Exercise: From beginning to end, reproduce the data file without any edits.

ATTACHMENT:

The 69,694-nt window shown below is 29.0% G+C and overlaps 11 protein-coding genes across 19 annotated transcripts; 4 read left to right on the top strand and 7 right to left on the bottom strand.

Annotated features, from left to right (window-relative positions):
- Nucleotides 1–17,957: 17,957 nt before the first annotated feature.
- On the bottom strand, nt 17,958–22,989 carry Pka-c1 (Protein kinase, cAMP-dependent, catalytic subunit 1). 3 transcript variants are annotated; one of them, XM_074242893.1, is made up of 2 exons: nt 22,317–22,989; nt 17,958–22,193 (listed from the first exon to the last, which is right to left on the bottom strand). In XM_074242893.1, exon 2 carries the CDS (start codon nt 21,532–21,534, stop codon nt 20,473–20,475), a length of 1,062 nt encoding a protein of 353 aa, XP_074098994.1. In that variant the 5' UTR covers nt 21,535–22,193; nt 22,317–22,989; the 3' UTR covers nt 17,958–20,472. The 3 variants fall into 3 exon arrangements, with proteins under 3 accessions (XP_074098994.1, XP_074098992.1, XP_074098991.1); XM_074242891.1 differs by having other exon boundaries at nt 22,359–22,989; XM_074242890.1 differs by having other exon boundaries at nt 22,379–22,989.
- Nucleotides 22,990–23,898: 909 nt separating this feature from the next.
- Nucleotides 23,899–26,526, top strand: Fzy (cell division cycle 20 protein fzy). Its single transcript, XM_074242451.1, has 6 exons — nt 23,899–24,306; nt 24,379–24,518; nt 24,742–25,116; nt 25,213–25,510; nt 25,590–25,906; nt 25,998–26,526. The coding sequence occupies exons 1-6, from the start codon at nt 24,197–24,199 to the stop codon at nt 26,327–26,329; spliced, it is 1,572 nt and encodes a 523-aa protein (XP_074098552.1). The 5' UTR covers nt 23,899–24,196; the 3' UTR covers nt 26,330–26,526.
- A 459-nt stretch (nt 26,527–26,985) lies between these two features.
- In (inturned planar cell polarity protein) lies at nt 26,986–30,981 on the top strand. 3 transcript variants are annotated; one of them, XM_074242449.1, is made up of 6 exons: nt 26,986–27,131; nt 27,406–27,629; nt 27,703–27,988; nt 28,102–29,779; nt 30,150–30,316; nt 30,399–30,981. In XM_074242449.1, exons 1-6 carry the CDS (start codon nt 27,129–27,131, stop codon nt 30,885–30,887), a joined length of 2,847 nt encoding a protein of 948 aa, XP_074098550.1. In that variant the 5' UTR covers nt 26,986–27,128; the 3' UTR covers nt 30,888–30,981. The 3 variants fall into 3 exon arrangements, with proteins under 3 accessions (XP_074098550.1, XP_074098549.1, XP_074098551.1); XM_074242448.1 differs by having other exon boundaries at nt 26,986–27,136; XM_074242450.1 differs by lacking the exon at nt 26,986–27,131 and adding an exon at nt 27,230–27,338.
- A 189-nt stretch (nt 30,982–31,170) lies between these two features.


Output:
The 69,694-nt window shown below is 29.0% G+C and overlaps 11 protein-coding genes across 19 annotated transcripts; 4 read left to right on the top strand and 7 right to left on the bottom strand.

Annotated features, from left to right (window-relative positions):
- Nucleotides 1–17,957: 17,957 nt before the first annotated feature.
- On the bottom strand, nt 17,958–22,989 carry Pka-c1 (Protein kinase, cAMP-dependent, catalytic subunit 1). 3 transcript variants are annotated; one of them, XM_074242893.1, is made up of 2 exons: nt 22,317–22,989; nt 17,958–22,193 (listed from the first exon to the last, which is right to left on the bottom strand). In XM_074242893.1, exon 2 carries the CDS (start codon nt 21,532–21,534, stop codon nt 20,473–20,475), a length of 1,062 nt encoding a protein of 353 aa, XP_074098994.1. In that variant the 5' UTR covers nt 21,535–22,193; nt 22,317–22,989; the 3' UTR covers nt 17,958–20,472. The 3 variants fall into 3 exon arrangements, with proteins under 3 accessions (XP_074098994.1, XP_074098992.1, XP_074098991.1); XM_074242891.1 differs by having other exon boundaries at nt 22,359–22,989; XM_074242890.1 differs by having other exon boundaries at nt 22,379–22,989.
- Nucleotides 22,990–23,898: 909 nt separating this feature from the next.
- Nucleotides 23,899–26,526, top strand: Fzy (cell division cycle 20 protein fzy). Its single transcript, XM_074242451.1, has 6 exons — nt 23,899–24,306; nt 24,379–24,518; nt 24,742–25,116; nt 25,213–25,510; nt 25,590–25,906; nt 25,998–26,526. The coding sequence occupies exons 1-6, from the start codon at nt 24,197–24,199 to the stop codon at nt 26,327–26,329; spliced, it is 1,572 nt and encodes a 523-aa protein (XP_074098552.1). The 5' UTR covers nt 23,899–24,196; the 3' UTR covers nt 26,330–26,526.
- A 459-nt stretch (nt 26,527–26,985) lies between these two features.
- In (inturned planar cell polarity protein) lies at nt 26,986–30,981 on the top strand. 3 transcript variants are annotated; one of them, XM_074242449.1, is made up of 6 exons: nt 26,986–27,131; nt 27,406–27,629; nt 27,703–27,988; nt 28,102–29,779; nt 30,150–30,316; nt 30,399–30,981. In XM_074242449.1, exons 1-6 carry the CDS (start codon nt 27,129–27,131, stop codon nt 30,885–30,887), a joined length of 2,847 nt encoding a protein of 948 aa, XP_074098550.1. In that variant the 5' UTR covers nt 26,986–27,128; the 3' UTR covers nt 30,888–30,981. The 3 variants fall into 3 exon arrangements, with proteins under 3 accessions (XP_074098550.1, XP_074098549.1, XP_074098551.1); XM_074242448.1 differs by having other exon boundaries at nt 26,986–27,136; XM_074242450.1 differs by lacking the exon at nt 26,986–27,131 and adding an exon at nt 27,230–27,338.
- A 189-nt stretch (nt 30,982–31,170) lies between these two features.